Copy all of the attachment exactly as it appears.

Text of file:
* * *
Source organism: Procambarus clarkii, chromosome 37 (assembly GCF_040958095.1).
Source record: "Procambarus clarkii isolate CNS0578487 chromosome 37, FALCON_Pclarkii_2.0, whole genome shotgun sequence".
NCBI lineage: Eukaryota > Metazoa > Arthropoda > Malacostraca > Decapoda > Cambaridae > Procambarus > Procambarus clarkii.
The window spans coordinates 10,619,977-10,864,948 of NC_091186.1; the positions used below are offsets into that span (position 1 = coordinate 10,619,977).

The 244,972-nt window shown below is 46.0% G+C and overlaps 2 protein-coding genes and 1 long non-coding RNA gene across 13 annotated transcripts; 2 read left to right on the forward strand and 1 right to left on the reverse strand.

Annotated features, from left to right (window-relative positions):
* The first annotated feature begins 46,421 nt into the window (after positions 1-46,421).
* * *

Source organism: Procambarus clarkii, chromosome 37 (assembly GCF_040958095.1).
Source record: "Procambarus clarkii isolate CNS0578487 chromosome 37, FALCON_Pclarkii_2.0, whole genome shotgun sequence".
NCBI lineage: Eukaryota > Metazoa > Arthropoda > Malacostraca > Decapoda > Cambaridae > Procambarus > Procambarus clarkii.
The window spans coordinates 10,619,977-10,864,948 of NC_091186.1; the positions used below are offsets into that span (position 1 = coordinate 10,619,977).

The 244,972-nt window shown below is 46.0% G+C and overlaps 2 protein-coding genes and 1 long non-coding RNA gene across 13 annotated transcripts; 2 read left to right on the forward strand and 1 right to left on the reverse strand.

Annotated features, from left to right (window-relative positions):
* The first annotated feature begins 46,421 nt into the window (after positions 1-46,421).